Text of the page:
Presidents at Columbia University, New York University, and Howard University have announced retirement plans, with all three leaders declaring their exits just this week. They join a growing culture of executive leaders in higher education who, with the existential threat of covid more understood and under control, have decided that enough is enough.
They are like most people in the shadows of a global pandemic; taking stock of what matters, counting money that has been hard-earned, and looking ahead at ways their leadership legacies can afford them greater comforts than a life of servitude under a multitude of masters. They also are expert readers of writing on the wall that in most cases is painted in invisible ink; fewer people can afford or want to go to college, politics are more intrusive in the university setting than they’ve ever been, and stakeholder groups are going to be increasingly demanding of the campus as a catalyst for social, economic and political change that it wasn’t designed to deliver.
This isn’t good news for higher education. The industry, at all levels of leadership and work product, is designed to thrive when people stay in place for years or at least make succession a part of institutional culture. When boards have tumult, or when presidents leave and executive cabinets are changed over, it leaves institutions adrift in rough seas and jerked around to new directions. New groups come in with new agendas and falling regard for the missions of institutions with each new appointment.
Leadership stability sets the terms for enrollment, community engagement, athletic development, construction management, and industrial agenda setting. Instability means changing value systems and outcomes in all of these areas because every board member and every leader measures success differently and wants to leave a distinct legacy, not simply a contributing chapter in the story of an institution.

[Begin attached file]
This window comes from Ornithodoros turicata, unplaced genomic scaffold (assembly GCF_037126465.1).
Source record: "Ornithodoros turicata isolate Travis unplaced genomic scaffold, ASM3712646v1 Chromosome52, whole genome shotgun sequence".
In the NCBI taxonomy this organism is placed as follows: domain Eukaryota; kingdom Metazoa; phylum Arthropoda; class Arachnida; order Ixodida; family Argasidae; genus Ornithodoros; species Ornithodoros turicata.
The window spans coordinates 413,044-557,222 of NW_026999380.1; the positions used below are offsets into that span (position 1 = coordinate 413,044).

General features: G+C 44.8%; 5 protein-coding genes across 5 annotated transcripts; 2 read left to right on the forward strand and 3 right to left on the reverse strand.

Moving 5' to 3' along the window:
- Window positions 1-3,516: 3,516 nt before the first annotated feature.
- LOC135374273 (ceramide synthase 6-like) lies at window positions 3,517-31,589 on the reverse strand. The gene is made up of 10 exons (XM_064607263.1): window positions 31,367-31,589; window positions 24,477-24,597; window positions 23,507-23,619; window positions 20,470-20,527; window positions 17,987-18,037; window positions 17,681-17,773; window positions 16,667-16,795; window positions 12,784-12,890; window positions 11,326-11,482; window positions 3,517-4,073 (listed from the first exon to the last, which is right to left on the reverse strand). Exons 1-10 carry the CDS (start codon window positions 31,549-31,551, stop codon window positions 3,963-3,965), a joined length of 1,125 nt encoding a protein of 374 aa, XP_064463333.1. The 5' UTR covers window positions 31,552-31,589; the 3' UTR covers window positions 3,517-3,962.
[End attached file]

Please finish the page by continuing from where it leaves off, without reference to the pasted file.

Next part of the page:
So what does all of this mean to the industry? Bloated salaries are going to get higher because it’s going to be harder to find quality, willing leaders to take organizations already on the precipice of an industrial bubble burst. Politicians and board members will grow more aggressive in leaning on leaders to aid in political gamesmanship and moving pieces on a chessboard of construction contracts, personal favors, and perks.
While it will be difficult to change direction every 3-5 years on typical higher education work, important issues like campus tech infrastructure security, aging physical plants, and increasing racial and ethnic hostilities, will be increasingly ignored. Philanthropy to higher education will drop because long-term relationships with wealthy donors will be that much harder to maintain with new faces coming into new spaces.
If heavy is the head that wears the crown, what happens when no one wants or is able to keep it on?